Squatting – the laws and how to protect your home

In 2012 there was a change in legislation in the UK that made it illegal to trespass or squat in someone’s property, the law has helped a lot of home owners, but also hurt a lot of homeless people. In this article we will have a brief look at the change in the law and how to protect yourself from squatters:

Prior to the change in the law in 2012, it wasn’t illegal to occupy an empty residential property without permission, known as squatting. The law made it illegal in residential cases for example, where tenants were refusing to pay rent or people had broken into unoccupied properties, so squatters could be evicted however, the law does not apply to non-residential buildings or people who were previously tenants at the property or previously had some right to the property, which means you can still be a victim of squatting.

For example, if you rent a property to someone, if they return to that property if unoccupied and began living there, the law would not help you in evicting them. This is why if you are renting a property you must include a clause regarding squatting as this is the only legal way to cover yourself.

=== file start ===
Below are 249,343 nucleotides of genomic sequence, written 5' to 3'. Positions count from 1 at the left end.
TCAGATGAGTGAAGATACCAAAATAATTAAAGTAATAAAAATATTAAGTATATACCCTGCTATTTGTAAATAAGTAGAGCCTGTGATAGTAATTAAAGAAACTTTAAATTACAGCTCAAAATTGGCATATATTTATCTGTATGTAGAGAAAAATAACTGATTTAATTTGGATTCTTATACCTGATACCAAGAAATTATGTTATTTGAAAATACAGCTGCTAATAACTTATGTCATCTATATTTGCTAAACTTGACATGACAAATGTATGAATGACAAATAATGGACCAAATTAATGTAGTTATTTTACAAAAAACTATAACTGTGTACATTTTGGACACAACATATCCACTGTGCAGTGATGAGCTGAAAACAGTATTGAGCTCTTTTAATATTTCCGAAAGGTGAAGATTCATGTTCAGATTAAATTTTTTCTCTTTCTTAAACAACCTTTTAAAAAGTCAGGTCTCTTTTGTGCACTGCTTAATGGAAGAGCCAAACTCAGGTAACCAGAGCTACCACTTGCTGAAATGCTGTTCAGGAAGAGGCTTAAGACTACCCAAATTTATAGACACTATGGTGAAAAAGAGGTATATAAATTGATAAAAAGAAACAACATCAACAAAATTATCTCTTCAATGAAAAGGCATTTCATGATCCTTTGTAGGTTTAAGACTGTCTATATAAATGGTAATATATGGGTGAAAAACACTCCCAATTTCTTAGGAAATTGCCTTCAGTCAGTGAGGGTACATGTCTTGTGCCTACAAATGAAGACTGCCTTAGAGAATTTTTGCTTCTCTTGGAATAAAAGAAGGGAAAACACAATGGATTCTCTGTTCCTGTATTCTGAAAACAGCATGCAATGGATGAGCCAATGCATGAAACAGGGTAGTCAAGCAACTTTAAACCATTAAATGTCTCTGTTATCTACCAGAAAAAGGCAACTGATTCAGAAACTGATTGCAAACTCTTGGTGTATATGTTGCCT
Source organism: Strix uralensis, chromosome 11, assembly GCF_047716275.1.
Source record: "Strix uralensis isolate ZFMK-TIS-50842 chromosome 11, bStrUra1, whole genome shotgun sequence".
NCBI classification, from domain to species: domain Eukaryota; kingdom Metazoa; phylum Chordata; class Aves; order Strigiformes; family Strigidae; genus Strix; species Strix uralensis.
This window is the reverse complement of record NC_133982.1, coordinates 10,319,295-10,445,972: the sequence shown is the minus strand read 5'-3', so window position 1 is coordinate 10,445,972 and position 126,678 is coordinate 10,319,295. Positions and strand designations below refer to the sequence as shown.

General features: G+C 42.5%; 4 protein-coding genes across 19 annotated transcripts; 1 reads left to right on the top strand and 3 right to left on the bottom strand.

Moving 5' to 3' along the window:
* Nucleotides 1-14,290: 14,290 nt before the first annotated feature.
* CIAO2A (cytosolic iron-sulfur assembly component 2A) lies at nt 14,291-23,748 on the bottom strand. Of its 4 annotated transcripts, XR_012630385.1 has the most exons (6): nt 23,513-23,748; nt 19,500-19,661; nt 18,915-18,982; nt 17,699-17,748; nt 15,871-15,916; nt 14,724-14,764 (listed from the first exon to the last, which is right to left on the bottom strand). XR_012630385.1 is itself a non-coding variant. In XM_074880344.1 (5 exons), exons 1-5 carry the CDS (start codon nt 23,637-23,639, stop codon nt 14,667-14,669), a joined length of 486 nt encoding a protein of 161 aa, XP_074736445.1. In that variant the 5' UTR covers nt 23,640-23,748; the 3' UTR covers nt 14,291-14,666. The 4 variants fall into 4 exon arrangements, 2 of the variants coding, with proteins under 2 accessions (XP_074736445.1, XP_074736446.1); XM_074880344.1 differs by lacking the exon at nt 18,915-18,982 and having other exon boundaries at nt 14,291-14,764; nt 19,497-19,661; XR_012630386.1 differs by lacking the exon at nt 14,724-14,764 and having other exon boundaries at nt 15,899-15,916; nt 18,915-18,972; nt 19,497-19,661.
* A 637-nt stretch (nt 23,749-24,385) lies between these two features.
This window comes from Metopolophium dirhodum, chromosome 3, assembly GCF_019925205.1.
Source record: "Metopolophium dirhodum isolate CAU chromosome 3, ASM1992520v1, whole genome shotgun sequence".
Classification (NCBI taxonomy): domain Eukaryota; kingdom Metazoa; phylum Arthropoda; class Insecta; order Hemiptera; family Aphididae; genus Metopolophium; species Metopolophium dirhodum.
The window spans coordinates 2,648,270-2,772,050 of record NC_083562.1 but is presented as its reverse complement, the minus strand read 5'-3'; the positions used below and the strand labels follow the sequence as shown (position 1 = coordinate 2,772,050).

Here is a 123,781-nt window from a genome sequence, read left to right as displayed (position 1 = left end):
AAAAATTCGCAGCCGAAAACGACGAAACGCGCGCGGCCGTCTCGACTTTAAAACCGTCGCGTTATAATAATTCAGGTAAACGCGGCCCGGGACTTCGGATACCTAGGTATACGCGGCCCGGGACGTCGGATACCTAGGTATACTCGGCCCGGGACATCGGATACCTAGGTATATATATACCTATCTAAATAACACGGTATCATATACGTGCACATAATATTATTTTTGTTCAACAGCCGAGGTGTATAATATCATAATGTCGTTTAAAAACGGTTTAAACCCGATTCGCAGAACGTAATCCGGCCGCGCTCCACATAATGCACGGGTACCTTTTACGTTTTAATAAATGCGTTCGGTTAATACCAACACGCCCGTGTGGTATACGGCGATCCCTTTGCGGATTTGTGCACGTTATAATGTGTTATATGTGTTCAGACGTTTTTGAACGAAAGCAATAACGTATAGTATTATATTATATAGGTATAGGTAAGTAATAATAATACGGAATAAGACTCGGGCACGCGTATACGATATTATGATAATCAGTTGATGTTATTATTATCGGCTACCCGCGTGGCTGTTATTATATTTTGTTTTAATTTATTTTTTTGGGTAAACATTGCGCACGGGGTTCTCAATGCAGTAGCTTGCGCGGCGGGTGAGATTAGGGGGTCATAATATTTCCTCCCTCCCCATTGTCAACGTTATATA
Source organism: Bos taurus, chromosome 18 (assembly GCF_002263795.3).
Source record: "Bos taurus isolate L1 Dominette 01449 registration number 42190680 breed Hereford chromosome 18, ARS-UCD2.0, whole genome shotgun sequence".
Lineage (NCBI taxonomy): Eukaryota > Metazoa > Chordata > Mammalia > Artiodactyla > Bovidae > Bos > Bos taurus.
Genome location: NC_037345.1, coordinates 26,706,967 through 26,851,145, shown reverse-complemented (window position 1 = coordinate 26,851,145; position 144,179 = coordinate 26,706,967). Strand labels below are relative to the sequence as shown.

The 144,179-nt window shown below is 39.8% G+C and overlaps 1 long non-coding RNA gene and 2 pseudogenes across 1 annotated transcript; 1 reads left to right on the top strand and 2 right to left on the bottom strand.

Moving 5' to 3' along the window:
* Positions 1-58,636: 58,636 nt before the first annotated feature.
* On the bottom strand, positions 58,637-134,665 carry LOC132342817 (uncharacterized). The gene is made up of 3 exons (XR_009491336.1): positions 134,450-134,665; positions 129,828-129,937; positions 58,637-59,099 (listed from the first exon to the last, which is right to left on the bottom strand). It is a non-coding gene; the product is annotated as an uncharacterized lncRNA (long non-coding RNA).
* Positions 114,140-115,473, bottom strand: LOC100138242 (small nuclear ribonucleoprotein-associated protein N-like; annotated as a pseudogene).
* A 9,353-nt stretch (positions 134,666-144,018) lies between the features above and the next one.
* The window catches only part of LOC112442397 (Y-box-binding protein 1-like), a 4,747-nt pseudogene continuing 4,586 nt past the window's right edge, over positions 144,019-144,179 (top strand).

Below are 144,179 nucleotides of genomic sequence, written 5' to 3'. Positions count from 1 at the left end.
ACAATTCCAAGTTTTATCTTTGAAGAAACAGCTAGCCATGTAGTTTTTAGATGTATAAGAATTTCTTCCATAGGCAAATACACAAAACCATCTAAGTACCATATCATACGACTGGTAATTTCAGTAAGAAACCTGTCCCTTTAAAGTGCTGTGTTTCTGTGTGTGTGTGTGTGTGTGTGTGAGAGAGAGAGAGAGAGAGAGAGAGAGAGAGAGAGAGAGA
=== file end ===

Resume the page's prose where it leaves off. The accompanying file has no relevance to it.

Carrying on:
The change in law can be argued from both sides. No one would want someone to trespass and occupy their property, and there should never have been an option for people to do so however, for disused buildings non-residential buildings, you can argue that for homeless people who are merely looking for somewhere to sleep who aren’t causing any damage to the property, are not causing any detriment to anyone.

The majority of squatters don’t choose to be in that situation, they are homeless and looking for a place to sleep at night. On the other hand, there are some people who do opt to join the squatting community as they see it is a means of free “self-sufficient” living.

If leaving your property for a period of time, it is very important to ensure it is secured as much as possible to ensure no trespassers can enter. This includes all windows, doors and other means of entry. Ask a neighbour or family member to regularly check up on the property, perhaps set timers on your lights to give the impression that someone is home to deter any potential thieves or squatters.

Author: Just Perfect Furnishings

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